Post-Traumatic Growth (PTG) Understanding Growth After Suffering

Parisha Jijina Mehta is an Assistant Professor of Psychology at Baroda’s MS University since 2013. A trained Clinical Psychologist and Hypno-therapist, she is currently the Assistant Director of the Post Graduate Diploma in Clinical & Applied Hypnosis. Her research areas include Health Psychology and Positive Psychology. She is passionate about spreading Mental Health awareness in India.


On Teachers’ Day, we shower appreciation and love on our favourite teachers from school/college. This Teachers’ Day, which is just around the corner, let us discover how challenging life circumstances, traumatic experiences – which we may endure or go through – may also be our finest teachers, through the construct of Post-Traumatic Growth or PTG.

The idea that suffering and distress can lead to personal transformation is centuries old and oft spoken about. More recently, psychologists have been trying to unravel this phenomenon in a scientific manner. After human beings endure intense trauma or tragic circumstances, three patterns usually emerge:

  1. Some may experience severe distress, finding it very difficult to recover. This is a small subset.
  2. The majority of people go down in their well-being levels and eventually bounce back and reach the same levels – commonly known as Resilience.
  3. But what is most interesting is PTG, which refers to what can happen when someone experiences a traumatic event that challenges his or her core beliefs, has difficulty bouncing back, endures intense psychological struggle (maybe even a mental illness), and then ultimately finds a sense of personal growth. It’s a process that “takes a lot of time, energy and struggle,” as per Prof. Kanako Taku, Associate Professor of Psychology, Oakland University, who has both researched PTG and experienced it as a survivor of the 1995 Kobe earthquake in Japan.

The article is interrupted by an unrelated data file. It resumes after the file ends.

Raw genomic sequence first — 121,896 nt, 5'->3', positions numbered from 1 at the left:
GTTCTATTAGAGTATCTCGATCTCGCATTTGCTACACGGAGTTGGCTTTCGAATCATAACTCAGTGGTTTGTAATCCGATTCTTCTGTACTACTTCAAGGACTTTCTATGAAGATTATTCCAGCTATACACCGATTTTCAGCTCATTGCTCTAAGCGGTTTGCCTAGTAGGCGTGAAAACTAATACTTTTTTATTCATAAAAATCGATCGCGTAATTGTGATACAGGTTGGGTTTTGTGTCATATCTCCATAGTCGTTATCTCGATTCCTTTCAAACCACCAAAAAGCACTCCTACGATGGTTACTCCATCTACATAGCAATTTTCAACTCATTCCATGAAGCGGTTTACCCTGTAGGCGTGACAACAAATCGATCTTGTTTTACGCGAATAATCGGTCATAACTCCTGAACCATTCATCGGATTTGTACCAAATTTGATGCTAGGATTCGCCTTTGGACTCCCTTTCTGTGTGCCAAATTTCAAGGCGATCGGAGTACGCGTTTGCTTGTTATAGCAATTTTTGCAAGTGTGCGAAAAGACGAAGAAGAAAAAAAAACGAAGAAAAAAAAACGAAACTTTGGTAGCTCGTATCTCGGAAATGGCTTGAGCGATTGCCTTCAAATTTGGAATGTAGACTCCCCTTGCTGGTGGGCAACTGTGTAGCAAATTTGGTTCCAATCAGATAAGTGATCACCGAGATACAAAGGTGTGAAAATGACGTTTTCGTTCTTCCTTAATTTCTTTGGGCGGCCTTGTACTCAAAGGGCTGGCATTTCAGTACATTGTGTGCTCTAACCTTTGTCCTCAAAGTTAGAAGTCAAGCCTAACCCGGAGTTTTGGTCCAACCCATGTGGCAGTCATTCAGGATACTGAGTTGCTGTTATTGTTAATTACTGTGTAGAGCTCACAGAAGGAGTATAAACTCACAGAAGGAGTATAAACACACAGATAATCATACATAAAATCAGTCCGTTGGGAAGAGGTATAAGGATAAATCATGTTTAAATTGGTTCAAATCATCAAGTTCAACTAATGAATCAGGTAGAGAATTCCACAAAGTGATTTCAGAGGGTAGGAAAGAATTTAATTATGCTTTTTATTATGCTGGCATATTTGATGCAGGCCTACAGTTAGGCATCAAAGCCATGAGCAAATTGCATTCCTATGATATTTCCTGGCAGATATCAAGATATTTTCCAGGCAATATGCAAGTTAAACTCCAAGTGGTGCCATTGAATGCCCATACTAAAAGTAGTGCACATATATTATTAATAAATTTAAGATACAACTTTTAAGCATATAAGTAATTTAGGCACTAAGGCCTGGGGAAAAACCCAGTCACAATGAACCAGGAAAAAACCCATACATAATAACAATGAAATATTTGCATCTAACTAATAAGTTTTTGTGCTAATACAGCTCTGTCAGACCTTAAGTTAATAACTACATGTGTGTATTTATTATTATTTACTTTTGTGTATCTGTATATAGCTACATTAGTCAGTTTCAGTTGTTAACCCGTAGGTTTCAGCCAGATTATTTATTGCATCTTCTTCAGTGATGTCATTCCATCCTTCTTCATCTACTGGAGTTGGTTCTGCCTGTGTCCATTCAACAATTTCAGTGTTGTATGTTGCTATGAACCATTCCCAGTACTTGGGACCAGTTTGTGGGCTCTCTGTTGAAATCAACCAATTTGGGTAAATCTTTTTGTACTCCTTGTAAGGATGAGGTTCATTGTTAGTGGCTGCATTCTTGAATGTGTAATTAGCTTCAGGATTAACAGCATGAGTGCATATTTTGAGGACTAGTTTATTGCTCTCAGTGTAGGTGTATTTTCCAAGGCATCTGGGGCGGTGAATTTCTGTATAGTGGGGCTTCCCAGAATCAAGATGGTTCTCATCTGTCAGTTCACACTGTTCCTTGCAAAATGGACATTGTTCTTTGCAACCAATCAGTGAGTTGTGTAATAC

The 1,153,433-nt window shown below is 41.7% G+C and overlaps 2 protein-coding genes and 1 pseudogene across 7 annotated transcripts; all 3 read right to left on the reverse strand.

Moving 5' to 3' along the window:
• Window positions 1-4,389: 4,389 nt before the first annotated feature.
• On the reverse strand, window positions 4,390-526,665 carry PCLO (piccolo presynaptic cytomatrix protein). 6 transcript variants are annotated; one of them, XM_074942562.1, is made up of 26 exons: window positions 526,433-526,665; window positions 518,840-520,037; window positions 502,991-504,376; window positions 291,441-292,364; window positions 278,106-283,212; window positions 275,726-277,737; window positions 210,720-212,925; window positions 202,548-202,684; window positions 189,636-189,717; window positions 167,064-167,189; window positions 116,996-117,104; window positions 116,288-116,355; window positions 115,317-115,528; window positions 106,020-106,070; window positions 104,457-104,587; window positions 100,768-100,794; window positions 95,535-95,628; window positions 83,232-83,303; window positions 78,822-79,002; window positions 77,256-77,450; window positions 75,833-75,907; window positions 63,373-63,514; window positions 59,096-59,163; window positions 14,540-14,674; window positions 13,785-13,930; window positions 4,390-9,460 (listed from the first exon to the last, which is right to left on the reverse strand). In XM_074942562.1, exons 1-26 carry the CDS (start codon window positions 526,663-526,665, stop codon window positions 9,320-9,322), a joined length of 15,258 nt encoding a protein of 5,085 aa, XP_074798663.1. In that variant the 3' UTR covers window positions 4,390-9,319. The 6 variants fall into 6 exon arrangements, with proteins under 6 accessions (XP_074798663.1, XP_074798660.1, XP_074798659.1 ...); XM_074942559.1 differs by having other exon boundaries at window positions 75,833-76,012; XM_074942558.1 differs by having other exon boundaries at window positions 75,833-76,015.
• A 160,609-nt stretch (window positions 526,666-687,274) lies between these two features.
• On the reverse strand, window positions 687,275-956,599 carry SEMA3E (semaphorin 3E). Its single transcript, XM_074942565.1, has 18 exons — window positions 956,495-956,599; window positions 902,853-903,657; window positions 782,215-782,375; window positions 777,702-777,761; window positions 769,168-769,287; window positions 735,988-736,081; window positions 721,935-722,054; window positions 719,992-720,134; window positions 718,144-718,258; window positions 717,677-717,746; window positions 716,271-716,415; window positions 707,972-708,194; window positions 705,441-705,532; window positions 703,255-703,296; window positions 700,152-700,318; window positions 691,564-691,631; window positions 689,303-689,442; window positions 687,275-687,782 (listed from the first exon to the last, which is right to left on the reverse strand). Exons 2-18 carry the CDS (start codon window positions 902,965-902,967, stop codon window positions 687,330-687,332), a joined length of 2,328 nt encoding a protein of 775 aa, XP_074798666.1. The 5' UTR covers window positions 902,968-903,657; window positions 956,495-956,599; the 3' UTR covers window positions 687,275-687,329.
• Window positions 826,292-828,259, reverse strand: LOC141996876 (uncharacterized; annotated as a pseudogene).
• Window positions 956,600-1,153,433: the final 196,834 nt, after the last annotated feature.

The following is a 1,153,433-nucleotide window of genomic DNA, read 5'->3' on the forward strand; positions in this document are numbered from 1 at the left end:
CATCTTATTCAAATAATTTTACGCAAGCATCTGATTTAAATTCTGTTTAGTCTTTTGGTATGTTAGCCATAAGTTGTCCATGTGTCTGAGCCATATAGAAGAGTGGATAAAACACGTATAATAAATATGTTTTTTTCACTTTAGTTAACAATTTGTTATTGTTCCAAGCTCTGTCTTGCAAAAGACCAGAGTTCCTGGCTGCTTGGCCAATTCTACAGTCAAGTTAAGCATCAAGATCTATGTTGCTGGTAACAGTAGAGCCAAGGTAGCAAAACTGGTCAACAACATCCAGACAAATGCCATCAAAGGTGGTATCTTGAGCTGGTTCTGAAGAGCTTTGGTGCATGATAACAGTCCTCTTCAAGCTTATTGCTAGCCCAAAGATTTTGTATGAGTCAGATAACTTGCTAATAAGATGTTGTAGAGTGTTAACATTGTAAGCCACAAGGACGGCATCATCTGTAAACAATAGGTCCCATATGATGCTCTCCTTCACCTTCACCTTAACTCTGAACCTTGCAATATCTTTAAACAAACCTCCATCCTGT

PTG is a psychological construct which was coined by psychologists Tedeschi and Calhoun in the mid 1990’s, as “People develop new understandings of themselves, the world they live in, how to relate to other people, the kind of future they might have and a better understanding of how to live life.”

Not everybody who faces a traumatic event will experience growth. However, a number of factors have been associated as predictors of PTG – personality traits such as an Openness to Experience, Extraversion and Optimism. The nature and intensity of the trauma also plays an important role.

Few ways which psychologists use to facilitate PTG are Self disclosure – through art, talk therapy which, helps us to not avoid or suppress the trauma. However, psychologists are careful not to jump right into the possibility of growth, which can often be misunderstood as minimizing someone’s pain and suffering and impact of the loss.

The concept of Post-traumatic growth also helps us to live our life with Equanimity, accepting both the good and bad in life. This Teachers Day let us reflect and introspect how our struggles and adversities have shaped us and maybe been our best teachers.


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